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Legislature denies having secret plan on national oil company


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Legislature denies having secret plan on national oil company



THE NATIONAL Legislative Assembly yesterday denied concealing a plan to set up a controversial national oil company (NOC), Surachai Liangboonlertchai, NLA first vice president, said yesterday.


He said the government and the NLA did not want a confrontation between opponents and supporters of the idea, so section 10/1 NOC was scrapped from the Petroleum Bill.


The government will decide later whether or not to create the NOC, but at the moment there is a serious debate with sides arguing for and against the idea, he said. 


A feasibility study would have to be carried out first since many have questioned the lack of detail on the need to create the NOC. And if the government agreed to set up the NOC, then it could propose the new bill for the NLA to deliberate on, Suchachai added.


Meanwhile, NLA whip Jetn Sirathanont said that the government has one year in which to conduct a study and there must be a public hearing, since that is required by the new draft of the constitution.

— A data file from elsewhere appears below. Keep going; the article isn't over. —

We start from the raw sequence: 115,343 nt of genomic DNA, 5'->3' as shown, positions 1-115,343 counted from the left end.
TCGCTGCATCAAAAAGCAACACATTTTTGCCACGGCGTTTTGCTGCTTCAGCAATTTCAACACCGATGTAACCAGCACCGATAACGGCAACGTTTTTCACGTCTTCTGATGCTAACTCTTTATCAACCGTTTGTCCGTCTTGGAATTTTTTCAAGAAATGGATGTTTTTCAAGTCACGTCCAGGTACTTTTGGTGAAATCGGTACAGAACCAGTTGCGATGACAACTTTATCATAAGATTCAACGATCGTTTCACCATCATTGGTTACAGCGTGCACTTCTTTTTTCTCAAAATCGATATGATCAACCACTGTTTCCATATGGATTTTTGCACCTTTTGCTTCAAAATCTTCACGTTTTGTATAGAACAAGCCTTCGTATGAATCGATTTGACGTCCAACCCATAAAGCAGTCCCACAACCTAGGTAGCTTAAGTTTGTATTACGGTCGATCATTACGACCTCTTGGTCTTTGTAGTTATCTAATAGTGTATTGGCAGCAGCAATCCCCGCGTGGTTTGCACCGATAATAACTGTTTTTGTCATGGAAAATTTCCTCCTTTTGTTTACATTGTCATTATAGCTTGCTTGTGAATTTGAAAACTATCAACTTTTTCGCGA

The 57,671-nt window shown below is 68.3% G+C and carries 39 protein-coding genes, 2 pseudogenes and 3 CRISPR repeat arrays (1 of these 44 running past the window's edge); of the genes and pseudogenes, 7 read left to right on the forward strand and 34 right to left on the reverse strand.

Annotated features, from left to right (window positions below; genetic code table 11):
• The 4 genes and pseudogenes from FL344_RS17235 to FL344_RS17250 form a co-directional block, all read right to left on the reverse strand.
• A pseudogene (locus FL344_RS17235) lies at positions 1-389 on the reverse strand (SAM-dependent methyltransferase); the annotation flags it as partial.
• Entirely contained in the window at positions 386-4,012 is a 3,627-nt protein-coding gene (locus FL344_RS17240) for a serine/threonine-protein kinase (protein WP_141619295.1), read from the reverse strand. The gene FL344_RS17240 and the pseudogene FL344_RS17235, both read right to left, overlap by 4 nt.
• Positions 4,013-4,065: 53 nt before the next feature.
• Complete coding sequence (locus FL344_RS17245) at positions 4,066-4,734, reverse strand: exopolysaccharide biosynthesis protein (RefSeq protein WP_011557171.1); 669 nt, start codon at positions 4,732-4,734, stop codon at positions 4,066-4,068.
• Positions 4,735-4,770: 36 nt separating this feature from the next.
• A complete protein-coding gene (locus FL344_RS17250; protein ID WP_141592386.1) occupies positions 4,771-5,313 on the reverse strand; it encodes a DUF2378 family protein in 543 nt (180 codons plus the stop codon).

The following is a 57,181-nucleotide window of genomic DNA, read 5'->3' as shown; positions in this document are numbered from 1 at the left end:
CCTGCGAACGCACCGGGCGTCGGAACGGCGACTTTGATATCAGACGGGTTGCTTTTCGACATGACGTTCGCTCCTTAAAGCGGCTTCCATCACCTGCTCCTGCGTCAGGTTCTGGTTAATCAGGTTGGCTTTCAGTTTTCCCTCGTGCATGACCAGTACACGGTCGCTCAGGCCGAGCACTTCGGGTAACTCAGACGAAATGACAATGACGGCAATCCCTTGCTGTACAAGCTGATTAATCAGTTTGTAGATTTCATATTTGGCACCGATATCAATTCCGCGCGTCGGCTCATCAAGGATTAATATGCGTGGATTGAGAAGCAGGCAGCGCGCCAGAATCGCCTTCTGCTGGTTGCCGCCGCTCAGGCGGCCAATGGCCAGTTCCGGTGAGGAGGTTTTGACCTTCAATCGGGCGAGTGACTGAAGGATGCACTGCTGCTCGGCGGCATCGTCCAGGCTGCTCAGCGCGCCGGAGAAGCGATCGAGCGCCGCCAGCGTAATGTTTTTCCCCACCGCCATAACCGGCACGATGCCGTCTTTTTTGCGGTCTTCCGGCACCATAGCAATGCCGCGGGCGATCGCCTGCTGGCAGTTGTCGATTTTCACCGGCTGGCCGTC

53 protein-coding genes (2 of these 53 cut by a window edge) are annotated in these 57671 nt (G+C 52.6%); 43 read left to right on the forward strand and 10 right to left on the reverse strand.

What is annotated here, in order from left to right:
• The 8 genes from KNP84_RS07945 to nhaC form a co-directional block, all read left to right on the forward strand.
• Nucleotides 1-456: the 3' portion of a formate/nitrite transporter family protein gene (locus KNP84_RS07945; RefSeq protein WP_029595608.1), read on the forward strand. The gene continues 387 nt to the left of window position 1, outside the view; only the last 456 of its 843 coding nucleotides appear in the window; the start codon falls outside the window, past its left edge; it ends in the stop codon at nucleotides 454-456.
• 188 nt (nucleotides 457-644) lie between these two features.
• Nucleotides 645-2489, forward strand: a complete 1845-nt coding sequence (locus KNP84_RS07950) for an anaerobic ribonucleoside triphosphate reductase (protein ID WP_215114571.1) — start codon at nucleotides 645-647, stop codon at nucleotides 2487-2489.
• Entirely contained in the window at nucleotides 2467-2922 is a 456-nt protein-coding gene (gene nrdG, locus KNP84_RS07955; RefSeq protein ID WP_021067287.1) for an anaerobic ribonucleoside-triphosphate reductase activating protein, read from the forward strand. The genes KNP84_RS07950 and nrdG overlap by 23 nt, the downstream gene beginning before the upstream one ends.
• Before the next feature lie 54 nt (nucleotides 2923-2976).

“Traditionally, the government has no obligation to follow the NLA’s observation, but this time it carries more weight, like a social contract,” he said, referring to the fact that the NOC was annexed to the bill. He also noted that it was not certain whether the NOC bill could submitted to the current NLA, which might be dissolved before the study is complete. 


The NLA passed the amendment to the Petroleum Act on Thursday. The new bill incorporates two more methods for oil and gas auction –production-sharing contract and service contract. So far there is only a concession contract. Some NLA members argued that should the production-sharing contract be used, the government may need to create the NOC. 


The People’s Network for Thai Energy Reform has also campaigned for the creation of a national oil company. But independent academic Praipol Koomsup said yesterday that there is no need to create the NOC, as the government could assign PTT Exploration and Production to manage a production-sharing contract. 


He warned that should the government set up the NOC to monopolise energy exploitation, as suggested by the People’s Network, it could end up like Venezuela’s government experiencing under-capacity of oil production due to lack of technology and inadequate capital.


Oil and gas exploration needs both technology and capital, he said. Alternatively, the Department of Mineral Fuels could take responsibility as it already supervises oil and gas concessions.


The existing concessions for both the Erawan and Bongkot fields, which account for a combined 70 per cent of the country’s oil and natural gas reserves, are due to expire in 2022 and 2023 respectively. 


Veerasak Pungrassamee, head of the Mineral Fuels Department, said the department would carry out a study to determine the best method to be used for the next auction of petroleum exploitations.


Source: http://www.nationmultimedia.com/news/national/30311039


-- © Copyright The Nation 2017-04-02
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